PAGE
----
10. Technology staff room: Space for technicians to work and offices for technology integration specialists. Controlled (lockable) space for file servers and equipment racks, patch panels, etc.
  11. Storage/workroom: Small area for materials processing and shared equipment storage. Near doorway to hallway.
  12. Staff lounge/workroom: Adjoining library.
  13. Individual workspaces: Seating as allowed for individuals to read, research, write and compute. Away from, when possible, the busier, more social areas of the library.

OK, what areas am I forgetting Blue Skunk readers? Coffee shop? Before the bubble diagram can be put together, the areas do need to be defined.


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Reader Comments (8)

It is important to remember a library is not the end but the means. If you believe this, standardization of space is not the approach. Focusing on needs and directions would better define unique spaces that are hyperlocal. The mistake, IMHO, in too many spaces such as libraries is trying to create a template space. There are design principles but the focus should be creating meaningful spaces relevant to the community that adds to the learning ecology.

October 14, 2012 | Unregistered CommenterRyan Bretag

Hi Ryan,

In an ideal world, "hyper local" is exactly the right approach. But unfortunately, many local schools don't even know where to start when it comes to library design - hence the list. It is not meant to be prescriptive, but suggestive of possibilities.


October 15, 2012 | Registered CommenterDoug Johnson

We're playing a lot with the whole idea of space. In addition to trying to create flexible spaces that can be work areas and meeting areas and production spaces, we are also moving the library space closer to the classroom space. Over the summer we moved our elementary school and instituted our iCommons - in essence a one library/ information commons distributed over 5 floors! We collaborated with classroom teachers to merge with their classroom libraries - more info here:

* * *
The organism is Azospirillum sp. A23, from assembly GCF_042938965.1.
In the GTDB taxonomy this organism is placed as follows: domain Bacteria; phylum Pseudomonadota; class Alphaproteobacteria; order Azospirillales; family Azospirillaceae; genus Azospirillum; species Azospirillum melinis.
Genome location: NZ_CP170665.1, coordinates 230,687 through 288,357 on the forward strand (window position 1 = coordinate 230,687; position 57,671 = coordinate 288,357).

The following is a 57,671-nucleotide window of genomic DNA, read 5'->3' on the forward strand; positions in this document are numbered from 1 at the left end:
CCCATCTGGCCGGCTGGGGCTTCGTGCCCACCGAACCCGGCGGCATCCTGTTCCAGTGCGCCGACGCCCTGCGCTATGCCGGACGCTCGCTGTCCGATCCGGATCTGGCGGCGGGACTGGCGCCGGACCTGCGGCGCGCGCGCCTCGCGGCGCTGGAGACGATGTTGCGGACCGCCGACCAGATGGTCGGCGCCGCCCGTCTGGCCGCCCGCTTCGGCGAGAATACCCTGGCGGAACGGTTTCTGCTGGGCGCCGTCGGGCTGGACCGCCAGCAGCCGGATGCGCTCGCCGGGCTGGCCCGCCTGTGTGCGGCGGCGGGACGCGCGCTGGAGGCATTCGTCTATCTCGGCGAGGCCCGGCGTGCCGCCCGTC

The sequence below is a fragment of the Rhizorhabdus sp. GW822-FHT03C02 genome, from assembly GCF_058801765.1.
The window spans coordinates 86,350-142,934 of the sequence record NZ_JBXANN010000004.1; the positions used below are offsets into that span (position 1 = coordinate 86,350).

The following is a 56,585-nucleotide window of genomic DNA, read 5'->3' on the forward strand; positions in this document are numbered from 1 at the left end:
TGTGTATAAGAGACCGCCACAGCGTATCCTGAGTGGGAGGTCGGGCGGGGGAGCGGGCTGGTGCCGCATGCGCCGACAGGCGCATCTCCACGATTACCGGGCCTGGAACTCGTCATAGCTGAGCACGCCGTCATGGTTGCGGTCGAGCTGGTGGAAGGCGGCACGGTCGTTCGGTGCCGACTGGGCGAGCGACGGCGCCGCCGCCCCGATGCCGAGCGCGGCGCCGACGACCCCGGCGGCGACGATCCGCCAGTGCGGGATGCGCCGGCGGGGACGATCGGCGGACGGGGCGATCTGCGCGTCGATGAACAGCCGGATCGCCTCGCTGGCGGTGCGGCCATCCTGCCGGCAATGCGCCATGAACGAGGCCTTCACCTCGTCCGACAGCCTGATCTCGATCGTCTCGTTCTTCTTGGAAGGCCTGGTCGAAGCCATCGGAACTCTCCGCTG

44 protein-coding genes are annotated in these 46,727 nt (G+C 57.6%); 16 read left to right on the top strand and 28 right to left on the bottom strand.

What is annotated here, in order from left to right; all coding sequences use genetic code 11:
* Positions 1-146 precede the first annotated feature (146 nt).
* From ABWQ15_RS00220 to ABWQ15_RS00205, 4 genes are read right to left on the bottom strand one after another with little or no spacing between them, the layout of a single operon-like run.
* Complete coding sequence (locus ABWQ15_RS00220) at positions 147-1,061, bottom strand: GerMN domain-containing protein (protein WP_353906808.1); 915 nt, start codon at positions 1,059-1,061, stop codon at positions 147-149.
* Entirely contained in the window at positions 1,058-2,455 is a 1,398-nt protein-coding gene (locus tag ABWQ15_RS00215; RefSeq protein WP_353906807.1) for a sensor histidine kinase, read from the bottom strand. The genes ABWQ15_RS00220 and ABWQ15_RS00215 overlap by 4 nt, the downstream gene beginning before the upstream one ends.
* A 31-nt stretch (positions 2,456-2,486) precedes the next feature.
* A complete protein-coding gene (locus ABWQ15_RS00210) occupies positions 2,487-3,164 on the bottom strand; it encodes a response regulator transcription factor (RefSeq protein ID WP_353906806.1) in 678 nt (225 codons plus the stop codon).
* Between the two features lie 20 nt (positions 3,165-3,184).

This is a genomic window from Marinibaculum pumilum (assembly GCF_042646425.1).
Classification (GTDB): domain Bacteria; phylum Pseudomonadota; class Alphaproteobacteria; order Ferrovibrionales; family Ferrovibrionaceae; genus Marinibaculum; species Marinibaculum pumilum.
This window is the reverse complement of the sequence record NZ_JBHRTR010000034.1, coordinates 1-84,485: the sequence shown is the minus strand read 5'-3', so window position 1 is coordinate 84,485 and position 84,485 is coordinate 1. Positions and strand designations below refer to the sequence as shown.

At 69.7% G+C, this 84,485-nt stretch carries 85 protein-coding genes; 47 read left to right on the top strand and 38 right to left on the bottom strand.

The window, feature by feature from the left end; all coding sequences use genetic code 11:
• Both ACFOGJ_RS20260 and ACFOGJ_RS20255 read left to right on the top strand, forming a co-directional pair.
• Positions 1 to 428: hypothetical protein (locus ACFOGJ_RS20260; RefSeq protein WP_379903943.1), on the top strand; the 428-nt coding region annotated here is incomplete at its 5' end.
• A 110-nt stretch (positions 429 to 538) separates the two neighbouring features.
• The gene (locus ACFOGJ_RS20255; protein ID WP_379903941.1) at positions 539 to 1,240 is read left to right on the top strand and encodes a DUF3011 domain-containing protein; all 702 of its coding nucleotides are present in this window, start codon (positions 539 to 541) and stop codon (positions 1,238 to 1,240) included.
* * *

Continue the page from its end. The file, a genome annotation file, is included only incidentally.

We're now moving towards a somewhat similar approach at our middle / high school building by moving some of our collection to merge with the middle school classroom libraries and shelve them in the commons area. I like to think of it as the library becoming the whole school.

October 15, 2012 | Unregistered CommenterTim Staal

Thanks, Tim. Heeru shared a lot of this information with me. Sounds like an approach to library services and facilities worth trying. Write something up about it for the Blue Skunk and I'll share it!


October 16, 2012 | Registered CommenterDoug Johnson

Hi Doug,
This is great -- is there any way you could share a more high-res image? I'd love to see it. Thanks so much!

October 17, 2012 | Unregistered CommenterSarah Ludwig

Hi Sarah,

The image was meant to be an illustration only, not an actual bubble diagram for a school library. Sorry.


October 18, 2012 | Registered CommenterDoug Johnson

Having a computer lab, especially in 2018, is necessary for libraries today, I believe, as a computer scientist and technician. Even third world counties are realizing the importance of accessibly computer labs for children and adults who don't have PC or notebooks, or people whom perhaps are getting their laptops fixed. Coming across this, I just wanted to stress my point and hope to see computer laps in libraries moving with the times around the world, specifically for the academic growth of children.


April 18, 2018 | Unregistered CommenterComputer Technician

Hi Jon,

I also believe in labs in libraries, but I believe their nature has changed in schools with 1:1 programs or successful BYOD programs. Please read ‚Äčnumber 5 in my post.

Thanks for the comment,


April 18, 2018 | Registered CommenterDoug Johnson